By James Deater
Recently the United States Supreme Court ruled that the use of GPS tracking devices to track the whereabouts of a suspected criminal is considered a search. The results of this ruling now requires police to obtain search warrants and/or court orders in order to use these devices. This has had a major impact on those police agencies and investigative units who rely on GPS technology to track suspected criminals engaged in illegal activities.
This decision is perplexing especially considering the movement of a “suspect” vehicle traveling on public roadways can be tracked by a police officer following the vehicle, without the need for a search warrant or court order. So, many ask, what is the difference? Why did the Supreme Court rule as they did? Admittedly, there were mistakes made in the case that ultimately led to the decision, but should this decision have gone as far as to determine that watching the movements of someone traveling on public roads constitutes a “search”?
Many times, these devices are placed on vehicles parked in public areas such as mall parking lots, street parking areas, etc. The devices are portable and self-powered and secured to the vehicle by simple magnets. Using these devices causes no damage to the vehicle, nor is there anything permanently attached.
With today’s shrinking budgets, police agencies can no longer afford to allow a surveillance team of 3-5 investigators to follow a suspect around for days on end. The GPS device acts as a force multiplier, with one simple device doing the work of 3-5 investigators, at a minimal cost. These devices have been responsible for solving major crimes such as murders, homeland security threats, drug distribution, etc.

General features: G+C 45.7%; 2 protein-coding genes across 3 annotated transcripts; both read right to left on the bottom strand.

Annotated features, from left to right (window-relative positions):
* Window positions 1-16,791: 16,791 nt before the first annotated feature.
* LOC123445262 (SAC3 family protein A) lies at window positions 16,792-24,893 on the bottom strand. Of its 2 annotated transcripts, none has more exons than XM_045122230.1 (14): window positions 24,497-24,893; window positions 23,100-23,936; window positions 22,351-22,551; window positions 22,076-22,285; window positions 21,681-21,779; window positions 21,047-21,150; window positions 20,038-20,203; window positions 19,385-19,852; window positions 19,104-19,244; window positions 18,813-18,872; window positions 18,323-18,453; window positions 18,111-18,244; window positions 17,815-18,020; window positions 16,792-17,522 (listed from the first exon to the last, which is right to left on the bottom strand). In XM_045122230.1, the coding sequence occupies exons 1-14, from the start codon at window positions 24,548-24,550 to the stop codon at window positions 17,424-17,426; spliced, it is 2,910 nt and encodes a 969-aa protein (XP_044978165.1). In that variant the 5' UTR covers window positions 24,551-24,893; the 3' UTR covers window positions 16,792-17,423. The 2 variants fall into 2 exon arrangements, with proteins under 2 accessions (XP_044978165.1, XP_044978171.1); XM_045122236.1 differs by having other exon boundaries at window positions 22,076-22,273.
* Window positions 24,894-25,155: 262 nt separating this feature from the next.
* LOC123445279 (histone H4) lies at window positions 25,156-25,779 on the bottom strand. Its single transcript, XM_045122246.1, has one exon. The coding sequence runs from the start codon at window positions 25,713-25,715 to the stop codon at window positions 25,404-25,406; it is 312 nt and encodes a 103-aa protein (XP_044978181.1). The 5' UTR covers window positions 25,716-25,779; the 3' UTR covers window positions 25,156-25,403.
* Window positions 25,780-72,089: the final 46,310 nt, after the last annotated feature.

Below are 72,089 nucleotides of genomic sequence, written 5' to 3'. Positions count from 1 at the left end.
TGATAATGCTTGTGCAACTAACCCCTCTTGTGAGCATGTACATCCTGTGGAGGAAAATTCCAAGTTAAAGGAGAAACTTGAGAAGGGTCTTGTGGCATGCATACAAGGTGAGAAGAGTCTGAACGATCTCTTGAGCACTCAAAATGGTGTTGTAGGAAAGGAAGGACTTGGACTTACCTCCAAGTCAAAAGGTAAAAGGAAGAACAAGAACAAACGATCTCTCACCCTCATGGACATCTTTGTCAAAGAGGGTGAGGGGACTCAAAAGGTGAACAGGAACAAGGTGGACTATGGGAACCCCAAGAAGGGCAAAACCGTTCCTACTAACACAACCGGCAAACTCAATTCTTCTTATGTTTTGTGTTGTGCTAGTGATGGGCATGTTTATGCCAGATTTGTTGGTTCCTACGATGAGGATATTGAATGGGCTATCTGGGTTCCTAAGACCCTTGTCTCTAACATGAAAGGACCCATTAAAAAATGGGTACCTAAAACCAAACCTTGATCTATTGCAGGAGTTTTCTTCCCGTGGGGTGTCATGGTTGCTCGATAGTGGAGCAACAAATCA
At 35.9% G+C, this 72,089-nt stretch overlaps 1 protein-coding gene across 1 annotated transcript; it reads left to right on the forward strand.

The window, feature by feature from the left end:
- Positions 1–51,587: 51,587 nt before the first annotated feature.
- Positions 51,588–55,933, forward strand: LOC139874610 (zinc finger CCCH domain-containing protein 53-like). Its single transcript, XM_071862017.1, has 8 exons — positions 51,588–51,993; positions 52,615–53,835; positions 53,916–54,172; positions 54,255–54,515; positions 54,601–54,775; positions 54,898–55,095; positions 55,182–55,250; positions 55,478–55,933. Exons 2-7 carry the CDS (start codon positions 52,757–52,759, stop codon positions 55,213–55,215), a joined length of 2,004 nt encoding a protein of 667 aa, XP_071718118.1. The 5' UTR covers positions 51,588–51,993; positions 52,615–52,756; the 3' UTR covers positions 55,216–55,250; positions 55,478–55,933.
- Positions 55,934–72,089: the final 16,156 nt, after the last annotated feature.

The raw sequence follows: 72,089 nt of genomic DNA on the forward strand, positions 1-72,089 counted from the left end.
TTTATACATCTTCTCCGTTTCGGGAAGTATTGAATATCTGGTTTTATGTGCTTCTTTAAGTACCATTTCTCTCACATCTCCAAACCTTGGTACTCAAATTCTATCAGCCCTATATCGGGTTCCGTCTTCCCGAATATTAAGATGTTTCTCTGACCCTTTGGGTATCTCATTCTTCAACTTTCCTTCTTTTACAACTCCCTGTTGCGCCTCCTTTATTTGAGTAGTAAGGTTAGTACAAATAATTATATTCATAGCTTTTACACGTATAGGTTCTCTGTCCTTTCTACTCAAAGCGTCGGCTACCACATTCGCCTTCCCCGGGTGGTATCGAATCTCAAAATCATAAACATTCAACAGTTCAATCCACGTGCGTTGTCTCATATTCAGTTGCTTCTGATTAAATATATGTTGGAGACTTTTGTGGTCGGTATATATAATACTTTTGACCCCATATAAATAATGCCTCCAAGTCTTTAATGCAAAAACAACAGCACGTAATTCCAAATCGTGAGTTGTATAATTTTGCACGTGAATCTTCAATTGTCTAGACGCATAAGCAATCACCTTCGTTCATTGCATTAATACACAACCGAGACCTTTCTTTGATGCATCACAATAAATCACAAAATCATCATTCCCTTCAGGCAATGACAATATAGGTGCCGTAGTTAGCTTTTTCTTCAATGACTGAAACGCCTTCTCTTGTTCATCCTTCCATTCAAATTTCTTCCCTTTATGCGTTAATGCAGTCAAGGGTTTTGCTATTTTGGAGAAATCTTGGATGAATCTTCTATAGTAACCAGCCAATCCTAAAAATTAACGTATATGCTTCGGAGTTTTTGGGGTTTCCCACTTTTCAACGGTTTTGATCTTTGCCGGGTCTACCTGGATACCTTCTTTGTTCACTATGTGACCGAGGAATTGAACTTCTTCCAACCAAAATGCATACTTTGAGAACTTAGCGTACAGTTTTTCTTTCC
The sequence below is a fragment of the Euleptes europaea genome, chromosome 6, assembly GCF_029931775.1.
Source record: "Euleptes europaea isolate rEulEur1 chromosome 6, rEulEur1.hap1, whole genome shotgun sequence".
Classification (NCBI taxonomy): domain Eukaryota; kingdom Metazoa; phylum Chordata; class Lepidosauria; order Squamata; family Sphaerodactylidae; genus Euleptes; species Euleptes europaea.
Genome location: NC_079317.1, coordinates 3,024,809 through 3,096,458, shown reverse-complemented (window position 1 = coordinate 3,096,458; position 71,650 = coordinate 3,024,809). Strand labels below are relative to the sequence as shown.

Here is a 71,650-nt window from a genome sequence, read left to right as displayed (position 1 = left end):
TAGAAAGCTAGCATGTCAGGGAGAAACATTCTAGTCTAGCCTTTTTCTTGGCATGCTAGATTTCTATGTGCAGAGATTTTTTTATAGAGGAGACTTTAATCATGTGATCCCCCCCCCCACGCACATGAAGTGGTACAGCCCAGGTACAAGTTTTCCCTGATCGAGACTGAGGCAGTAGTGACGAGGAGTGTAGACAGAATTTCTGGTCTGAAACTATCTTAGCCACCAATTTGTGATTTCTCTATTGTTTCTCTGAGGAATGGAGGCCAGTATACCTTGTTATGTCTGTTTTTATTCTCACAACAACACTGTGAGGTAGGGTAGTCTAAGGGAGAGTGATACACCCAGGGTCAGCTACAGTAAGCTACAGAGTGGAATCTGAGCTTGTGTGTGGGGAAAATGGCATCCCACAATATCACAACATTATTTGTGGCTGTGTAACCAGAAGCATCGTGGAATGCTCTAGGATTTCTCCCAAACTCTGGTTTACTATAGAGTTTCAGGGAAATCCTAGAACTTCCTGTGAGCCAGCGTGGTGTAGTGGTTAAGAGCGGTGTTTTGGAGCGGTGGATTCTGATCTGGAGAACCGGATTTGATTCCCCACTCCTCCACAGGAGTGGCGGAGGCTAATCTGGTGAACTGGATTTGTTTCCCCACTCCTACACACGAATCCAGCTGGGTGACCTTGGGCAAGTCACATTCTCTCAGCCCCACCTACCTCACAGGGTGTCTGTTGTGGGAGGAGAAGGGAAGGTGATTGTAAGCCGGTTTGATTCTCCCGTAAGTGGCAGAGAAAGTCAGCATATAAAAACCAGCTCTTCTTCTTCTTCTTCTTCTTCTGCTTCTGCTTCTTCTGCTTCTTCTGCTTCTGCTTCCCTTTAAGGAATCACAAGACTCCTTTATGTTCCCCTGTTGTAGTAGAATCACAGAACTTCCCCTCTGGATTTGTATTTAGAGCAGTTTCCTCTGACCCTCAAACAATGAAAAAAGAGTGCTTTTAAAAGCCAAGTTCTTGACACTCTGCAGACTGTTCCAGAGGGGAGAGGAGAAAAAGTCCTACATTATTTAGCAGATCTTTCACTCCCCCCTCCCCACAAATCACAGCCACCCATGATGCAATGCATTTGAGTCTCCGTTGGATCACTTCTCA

The issue now, is that many states and local municipalities do not have laws or legislation in place that are in line with the recent Supreme Court ruling. Therefore, the devices are not being used at all, and the criminals know this. In fact, during a recent investigation, investigators in Maryland were told that cartels are moving more shipments on major roadways because they know it’s harder, if not impossible, in some areas for police to get the proper warrant or court order to utilize GPS devices.
What makes it hard for police to use these devices due to the ruling? In some states, if the police officer obtains a search warrant he/she must leave a copy of the warrant with the vehicle the device was placed on, therefore letting the suspect know. There are some warrants that allow “delayed” notification, but ultimately the suspect knows they were being tracked and if the case goes beyond that person to a higher level target, that case is now compromised.
Remember, all the GPS tracking device does is show the movement of a suspect/suspect vehicle, it doesn’t do anything more – there’s no audio recording or video footage.
Has the court’s decision gone too far? How much does this affect homeland security issues and major investigations in the future?
~ James Deater is a 23-year veteran of the Maryland State Police, 15 of which he spent in the Homeland Security and Intelligence Bureau where he investigated, supervised and managed long-term investigations. He investigated large-scale national and international drug trafficking organizations, homicides and gangs, most of which required the use of electronic surveillance devices and equipment. James has authored well over 75 wiretaps, co-authored an additional 25 and has been assigned as case manager on more than 20 additional cases where wiretaps were utilized. He has been deputized by the FBI, DEA, U.S. Customs (ICE) and the U.S. Marshals Service. He also regularly testifies as an expert witness in the fields of electronic surveillance, wiretaps and cell phone/smart phone counter-measures in State and Federal court systems. James has also taught classes in these fields to States Attorney’s offices, allied police departments, international police agencies and intelligence agencies.